Max Keiser, the host of RT’s ‘Keiser Report,’ is a former stockbroker, the inventor of the virtual specialist technology, virtual currencies, and prediction markets.
Published time: August 05, 2013 10:09
RIA Novosti / Pavel Lisitsyn
Edward Snowden, the American whistle-blower has succeeded in his asylum application in Russia and White House spokesman Jay Carney appears flummoxed and wrong-footed as the mantle of free speech and liberty passes from West to East; from Washington DC to the Kremlin.
But Russia should not rest on its laurels. This would be an excellent time to address a nettlesome problem with the Russian economy nagging at its growth ambitions for decades: an over reliance on oil and gas.
Russia’s economy is both cursed and blessed by oil. When the oil price goes up, there is a tremendous ‘wealth effect’spilling over into all corners, but this diminishes the drive to develop other industries to diversify away from the over-reliance on oil. And of course, when the oil price is weak, everyone slaps their head and moans about how they should have diversified when the price was higher. Now is the time to grab the bull by the horns and take an initiative that will provide decades of non-oil based revenues, and millions of new jobs that capitalize on Russia’s bright, young, technologically gifted generation.
The fact is, technological innovation and wealth creation has been thwarted for decades in America by creeping copyright extension laws spearheaded in the US (and spread around the world). Copyright, the right to have a limited period of monopoly protection for intellectual property, was put into law (and codified in America’s Constitution) with the express understanding that all intellectual property comes from the public domain and, after a reasonable (and short) period of time must return to the public domain from whence it came. But over the past few decades, corporate bullies like Disney and Microsoft have co-opted government with plutocratic lobbyists who have coerced lawmakers to extend copyright to lifetime plus 70 years: a term that Lawrence Lessig of Stanford University correctly identifies as‘perpetual copyright’’ meaning, intellectual property never returns to the public domain and the public is poorer for it. Current copyright laws are a form of piracy led by corporations who steal our birthright (the ideas, stories, and characters) handed down to us through the millenia and then locked up; imprisoned on corporate balance sheets.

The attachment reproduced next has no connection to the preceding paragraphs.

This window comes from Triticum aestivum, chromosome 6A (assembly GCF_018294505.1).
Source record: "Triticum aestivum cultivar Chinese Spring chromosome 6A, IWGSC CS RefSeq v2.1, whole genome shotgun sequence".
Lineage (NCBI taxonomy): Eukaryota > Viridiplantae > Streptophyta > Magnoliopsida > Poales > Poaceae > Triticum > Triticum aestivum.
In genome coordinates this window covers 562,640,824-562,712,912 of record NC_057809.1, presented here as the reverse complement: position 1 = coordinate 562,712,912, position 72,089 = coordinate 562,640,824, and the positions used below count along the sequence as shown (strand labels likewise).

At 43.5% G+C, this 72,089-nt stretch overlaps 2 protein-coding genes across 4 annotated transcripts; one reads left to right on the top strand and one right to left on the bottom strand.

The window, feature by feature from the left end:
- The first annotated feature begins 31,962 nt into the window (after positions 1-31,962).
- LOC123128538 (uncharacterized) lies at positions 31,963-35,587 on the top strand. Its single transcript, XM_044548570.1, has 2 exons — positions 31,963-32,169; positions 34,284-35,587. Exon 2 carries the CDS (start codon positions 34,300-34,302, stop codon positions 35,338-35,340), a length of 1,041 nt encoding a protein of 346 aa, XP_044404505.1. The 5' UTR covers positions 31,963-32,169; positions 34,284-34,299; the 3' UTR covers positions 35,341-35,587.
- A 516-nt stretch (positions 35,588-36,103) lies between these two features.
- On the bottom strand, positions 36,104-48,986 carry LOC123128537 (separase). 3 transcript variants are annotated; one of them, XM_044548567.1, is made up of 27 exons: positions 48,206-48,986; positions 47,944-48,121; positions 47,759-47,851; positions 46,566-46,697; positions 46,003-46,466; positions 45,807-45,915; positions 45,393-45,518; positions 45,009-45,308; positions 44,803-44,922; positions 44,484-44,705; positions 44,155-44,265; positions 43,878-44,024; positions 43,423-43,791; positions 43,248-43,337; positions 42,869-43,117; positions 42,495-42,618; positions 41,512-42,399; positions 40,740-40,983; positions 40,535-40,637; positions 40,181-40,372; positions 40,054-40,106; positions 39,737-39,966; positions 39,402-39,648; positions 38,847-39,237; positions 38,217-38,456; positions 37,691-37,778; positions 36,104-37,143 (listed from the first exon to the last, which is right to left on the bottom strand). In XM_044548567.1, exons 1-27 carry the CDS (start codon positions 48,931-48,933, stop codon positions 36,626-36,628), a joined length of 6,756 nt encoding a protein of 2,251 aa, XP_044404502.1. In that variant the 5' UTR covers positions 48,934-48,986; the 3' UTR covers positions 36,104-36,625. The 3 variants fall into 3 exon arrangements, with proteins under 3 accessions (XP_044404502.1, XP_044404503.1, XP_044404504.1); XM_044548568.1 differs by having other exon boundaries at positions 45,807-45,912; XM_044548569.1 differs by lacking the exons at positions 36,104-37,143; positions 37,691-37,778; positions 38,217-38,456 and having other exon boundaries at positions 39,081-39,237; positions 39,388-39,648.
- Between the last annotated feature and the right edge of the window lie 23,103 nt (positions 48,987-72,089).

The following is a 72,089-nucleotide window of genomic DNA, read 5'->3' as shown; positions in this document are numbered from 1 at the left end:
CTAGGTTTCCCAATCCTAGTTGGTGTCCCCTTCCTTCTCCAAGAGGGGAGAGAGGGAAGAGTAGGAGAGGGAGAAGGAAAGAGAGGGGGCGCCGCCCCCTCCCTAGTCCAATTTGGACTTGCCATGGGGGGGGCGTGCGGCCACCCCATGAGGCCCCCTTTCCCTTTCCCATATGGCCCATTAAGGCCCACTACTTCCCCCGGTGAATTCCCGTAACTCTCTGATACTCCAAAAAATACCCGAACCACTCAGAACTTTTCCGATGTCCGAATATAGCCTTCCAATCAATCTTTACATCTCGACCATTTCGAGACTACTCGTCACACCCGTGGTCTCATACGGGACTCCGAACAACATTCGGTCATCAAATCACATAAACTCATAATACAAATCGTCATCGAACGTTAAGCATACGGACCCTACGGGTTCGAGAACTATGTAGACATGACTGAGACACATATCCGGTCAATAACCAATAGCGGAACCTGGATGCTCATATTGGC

Russia, building on the incredible wave of global goodwill post-Snowden can strike an incredible blow for freedom by being the first country to take on copyright pirate Hollywood and NSA-collaborator Microsoft by introducing copyright laws that are consistent with what Thomas Jefferson argued was an appropriate copyright term: 14 years with a 14 year extension.
Aaron Swartz the copyright freedom fighter – who worked closely with Lawrence Lessig on the ‘Creative Commons’copyright project was a victim of this ugly copyright cartel.
According to Aaron’s dad: “Aaron did not commit suicide but was killed by the government. Someone who made the world a better place was pushed to his death by the government.”
Reading between the lines and it’s clear: Mr. Swartz is correctly calling Chris Dodd of the MPAA a murderer. Chris Dodd (and the MPAA) is not someone Russia wants to be associated with I would think in a post-Snowden world.
Millions around the world would be incredibly appreciative if Russia were to say ‘No’ to Hollywood’s lobotomy of our collective unconscious with their pernicious copyright gulag so that Aaron’s death was not in vein.
At the moment, Russia appears to be going in the opposite direction.
This pro-Hollywood position is patently wrong for the reasons I’ve stated and makes Russia appear as a colony of Hollywood.
For the sake of the Russian economy, that would flourish under a reasonable copyright system and for the sake of freedom fighters like Snowden, Manning, Jullian Assange and Aaron Swarz, I implore Russia to stand up to Hollywood like you stood up to Washington DC, and strike a blow against immoral and dangerously repressive copyright laws.
The statements, views and opinions expressed in this column are solely those of the author and do not necessarily represent those of RT.